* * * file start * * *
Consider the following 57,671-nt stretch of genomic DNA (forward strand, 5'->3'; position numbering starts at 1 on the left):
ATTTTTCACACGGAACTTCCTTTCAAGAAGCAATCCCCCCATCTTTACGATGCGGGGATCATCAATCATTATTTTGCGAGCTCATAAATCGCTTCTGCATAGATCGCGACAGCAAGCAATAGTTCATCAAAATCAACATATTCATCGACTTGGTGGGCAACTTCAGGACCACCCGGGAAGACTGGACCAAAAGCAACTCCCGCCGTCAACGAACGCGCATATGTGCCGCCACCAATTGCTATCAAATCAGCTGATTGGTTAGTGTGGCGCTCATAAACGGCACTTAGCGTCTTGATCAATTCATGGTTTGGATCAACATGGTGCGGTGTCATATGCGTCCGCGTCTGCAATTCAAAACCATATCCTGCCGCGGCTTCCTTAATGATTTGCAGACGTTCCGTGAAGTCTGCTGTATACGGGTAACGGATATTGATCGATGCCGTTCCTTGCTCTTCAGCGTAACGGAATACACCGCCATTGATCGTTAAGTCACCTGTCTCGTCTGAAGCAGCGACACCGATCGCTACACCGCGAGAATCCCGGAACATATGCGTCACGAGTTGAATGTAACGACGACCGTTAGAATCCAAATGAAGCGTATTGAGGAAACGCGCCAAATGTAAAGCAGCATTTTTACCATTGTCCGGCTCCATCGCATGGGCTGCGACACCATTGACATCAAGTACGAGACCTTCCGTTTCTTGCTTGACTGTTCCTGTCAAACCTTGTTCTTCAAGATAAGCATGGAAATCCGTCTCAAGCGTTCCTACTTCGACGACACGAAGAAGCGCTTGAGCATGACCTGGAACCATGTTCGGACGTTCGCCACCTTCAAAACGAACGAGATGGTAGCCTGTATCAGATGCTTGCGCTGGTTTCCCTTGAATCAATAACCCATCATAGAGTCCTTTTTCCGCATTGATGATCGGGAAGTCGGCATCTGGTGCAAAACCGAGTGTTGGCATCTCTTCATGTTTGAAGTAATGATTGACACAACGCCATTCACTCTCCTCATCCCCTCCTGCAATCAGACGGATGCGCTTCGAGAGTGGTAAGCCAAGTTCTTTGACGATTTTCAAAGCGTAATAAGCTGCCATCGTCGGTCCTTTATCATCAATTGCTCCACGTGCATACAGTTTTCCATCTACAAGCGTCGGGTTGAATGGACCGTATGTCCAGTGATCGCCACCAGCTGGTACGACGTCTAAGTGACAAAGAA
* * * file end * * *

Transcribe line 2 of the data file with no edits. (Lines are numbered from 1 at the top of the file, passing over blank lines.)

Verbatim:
ATTTTTCACACGGAACTTCCTTTCAAGAAGCAATCCCCCCATCTTTACGATGCGGGGATCATCAATCATTATTTTGCGAGCTCATAAATCGCTTCTGCATAGATCGCGACAGCAAGCAATAGTTCATCAAAATCAACATATTCATCGACTTGGTGGGCAACTTCAGGACCACCCGGGAAGACTGGACCAAAAGCAACTCCCGCCGTCAACGAACGCGCATATGTGCCGCCACCAATTGCTATCAAATCAGCTGATTGGTTAGTGTGGCGCTCATAAACGGCACTTAGCGTCTTGATCAATTCATGGTTTGGATCAACATGGTGCGGTGTCATATGCGTCCGCGTCTGCAATTCAAAACCATATCCTGCCGCGGCTTCCTTAATGATTTGCAGACGTTCCGTGAAGTCTGCTGTATACGGGTAACGGATATTGATCGATGCCGTTCCTTGCTCTTCAGCGTAACGGAATACACCGCCATTGATCGTTAAGTCACCTGTCTCGTCTGAAGCAGCGACACCGATCGCTACACCGCGAGAATCCCGGAACATATGCGTCACGAGTTGAATGTAACGACGACCGTTAGAATCCAAATGAAGCGTATTGAGGAAACGCGCCAAATGTAAAGCAGCATTTTTACCATTGTCCGGCTCCATCGCATGGGCTGCGACACCATTGACATCAAGTACGAGACCTTCCGTTTCTTGCTTGACTGTTCCTGTCAAACCTTGTTCTTCAAGATAAGCATGGAAATCCGTCTCAAGCGTTCCTACTTCGACGACACGAAGAAGCGCTTGAGCATGACCTGGAACCATGTTCGGACGTTCGCCACCTTCAAAACGAACGAGATGGTAGCCTGTATCAGATGCTTGCGCTGGTTTCCCTTGAATCAATAACCCATCATAGAGTCCTTTTTCCGCATTGATGATCGGGAAGTCGGCATCTGGTGCAAAACCGAGTGTTGGCATCTCTTCATGTTTGAAGTAATGATTGACACAACGCCATTCACTCTCCTCATCCCCTCCTGCAATCAGACGGATGCGCTTCGAGAGTGGTAAGCCAAGTTCTTTGACGATTTTCAAAGCGTAATAAGCTGCCATCGTCGGTCCTTTATCATCAATTGCTCCACGTGCATACAGTTTTCCATCTACAAGCGTCGGGTTGAATGGACCGTATGTCCAGTGATCGCCACCAGCTGGTACGACGTCTAAGTGACAAAGAA